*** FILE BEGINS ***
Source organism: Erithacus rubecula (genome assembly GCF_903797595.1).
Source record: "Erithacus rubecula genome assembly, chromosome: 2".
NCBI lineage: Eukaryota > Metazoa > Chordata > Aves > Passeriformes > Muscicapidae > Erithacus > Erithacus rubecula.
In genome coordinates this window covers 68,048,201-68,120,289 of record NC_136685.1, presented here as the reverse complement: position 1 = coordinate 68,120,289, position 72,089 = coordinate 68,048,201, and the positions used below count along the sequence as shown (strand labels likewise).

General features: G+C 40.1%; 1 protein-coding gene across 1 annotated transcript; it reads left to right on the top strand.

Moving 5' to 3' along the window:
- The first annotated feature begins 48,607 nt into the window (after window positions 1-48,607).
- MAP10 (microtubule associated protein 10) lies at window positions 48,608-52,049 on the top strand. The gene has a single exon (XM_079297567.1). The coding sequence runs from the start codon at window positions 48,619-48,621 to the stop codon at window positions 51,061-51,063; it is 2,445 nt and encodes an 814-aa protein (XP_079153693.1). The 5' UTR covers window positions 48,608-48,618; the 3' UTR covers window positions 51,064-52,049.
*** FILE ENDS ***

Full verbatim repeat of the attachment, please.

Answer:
Source organism: Erithacus rubecula (genome assembly GCF_903797595.1).
Source record: "Erithacus rubecula genome assembly, chromosome: 2".
NCBI lineage: Eukaryota > Metazoa > Chordata > Aves > Passeriformes > Muscicapidae > Erithacus > Erithacus rubecula.
In genome coordinates this window covers 68,048,201-68,120,289 of record NC_136685.1, presented here as the reverse complement: position 1 = coordinate 68,120,289, position 72,089 = coordinate 68,048,201, and the positions used below count along the sequence as shown (strand labels likewise).

General features: G+C 40.1%; 1 protein-coding gene across 1 annotated transcript; it reads left to right on the top strand.

Moving 5' to 3' along the window:
- The first annotated feature begins 48,607 nt into the window (after window positions 1-48,607).
- MAP10 (microtubule associated protein 10) lies at window positions 48,608-52,049 on the top strand. The gene has a single exon (XM_079297567.1). The coding sequence runs from the start codon at window positions 48,619-48,621 to the stop codon at window positions 51,061-51,063; it is 2,445 nt and encodes an 814-aa protein (XP_079153693.1). The 5' UTR covers window positions 48,608-48,618; the 3' UTR covers window positions 51,064-52,049.